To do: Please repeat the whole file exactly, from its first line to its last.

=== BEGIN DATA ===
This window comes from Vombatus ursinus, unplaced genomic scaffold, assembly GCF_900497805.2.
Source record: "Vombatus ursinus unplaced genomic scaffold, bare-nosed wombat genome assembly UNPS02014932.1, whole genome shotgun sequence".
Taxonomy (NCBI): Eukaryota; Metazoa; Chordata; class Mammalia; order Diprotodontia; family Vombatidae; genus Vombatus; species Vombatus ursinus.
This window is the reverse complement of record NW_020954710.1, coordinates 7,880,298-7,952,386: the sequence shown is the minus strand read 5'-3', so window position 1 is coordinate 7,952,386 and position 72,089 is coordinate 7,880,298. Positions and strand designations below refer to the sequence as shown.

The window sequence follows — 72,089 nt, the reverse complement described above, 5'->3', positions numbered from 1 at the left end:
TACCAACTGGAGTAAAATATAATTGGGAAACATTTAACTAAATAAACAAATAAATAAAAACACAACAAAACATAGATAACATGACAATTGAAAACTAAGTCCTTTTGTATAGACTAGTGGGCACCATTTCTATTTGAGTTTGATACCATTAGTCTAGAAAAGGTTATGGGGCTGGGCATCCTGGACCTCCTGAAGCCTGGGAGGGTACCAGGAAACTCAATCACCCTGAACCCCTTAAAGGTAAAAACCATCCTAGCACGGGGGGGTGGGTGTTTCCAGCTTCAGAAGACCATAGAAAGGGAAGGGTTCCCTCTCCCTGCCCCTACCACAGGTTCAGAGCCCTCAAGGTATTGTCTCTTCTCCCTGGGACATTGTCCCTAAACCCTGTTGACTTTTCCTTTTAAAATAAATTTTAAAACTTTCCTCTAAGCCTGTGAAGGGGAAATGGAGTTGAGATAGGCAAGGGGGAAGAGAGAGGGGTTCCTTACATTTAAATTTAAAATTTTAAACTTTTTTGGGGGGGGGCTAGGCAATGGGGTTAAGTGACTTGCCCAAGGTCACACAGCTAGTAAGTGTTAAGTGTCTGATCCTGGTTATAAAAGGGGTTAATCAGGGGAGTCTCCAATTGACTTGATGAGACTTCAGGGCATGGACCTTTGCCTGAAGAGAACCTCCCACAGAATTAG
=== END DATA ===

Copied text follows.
This window comes from Vombatus ursinus, unplaced genomic scaffold, assembly GCF_900497805.2.
Source record: "Vombatus ursinus unplaced genomic scaffold, bare-nosed wombat genome assembly UNPS02014932.1, whole genome shotgun sequence".
Taxonomy (NCBI): Eukaryota; Metazoa; Chordata; class Mammalia; order Diprotodontia; family Vombatidae; genus Vombatus; species Vombatus ursinus.
This window is the reverse complement of record NW_020954710.1, coordinates 7,880,298-7,952,386: the sequence shown is the minus strand read 5'-3', so window position 1 is coordinate 7,952,386 and position 72,089 is coordinate 7,880,298. Positions and strand designations below refer to the sequence as shown.

The window sequence follows — 72,089 nt, the reverse complement described above, 5'->3', positions numbered from 1 at the left end:
TACCAACTGGAGTAAAATATAATTGGGAAACATTTAACTAAATAAACAAATAAATAAAAACACAACAAAACATAGATAACATGACAATTGAAAACTAAGTCCTTTTGTATAGACTAGTGGGCACCATTTCTATTTGAGTTTGATACCATTAGTCTAGAAAAGGTTATGGGGCTGGGCATCCTGGACCTCCTGAAGCCTGGGAGGGTACCAGGAAACTCAATCACCCTGAACCCCTTAAAGGTAAAAACCATCCTAGCACGGGGGGGTGGGTGTTTCCAGCTTCAGAAGACCATAGAAAGGGAAGGGTTCCCTCTCCCTGCCCCTACCACAGGTTCAGAGCCCTCAAGGTATTGTCTCTTCTCCCTGGGACATTGTCCCTAAACCCTGTTGACTTTTCCTTTTAAAATAAATTTTAAAACTTTCCTCTAAGCCTGTGAAGGGGAAATGGAGTTGAGATAGGCAAGGGGGAAGAGAGAGGGGTTCCTTACATTTAAATTTAAAATTTTAAACTTTTTTGGGGGGGGGCTAGGCAATGGGGTTAAGTGACTTGCCCAAGGTCACACAGCTAGTAAGTGTTAAGTGTCTGATCCTGGTTATAAAAGGGGTTAATCAGGGGAGTCTCCAATTGACTTGATGAGACTTCAGGGCATGGACCTTTGCCTGAAGAGAACCTCCCACAGAATTAG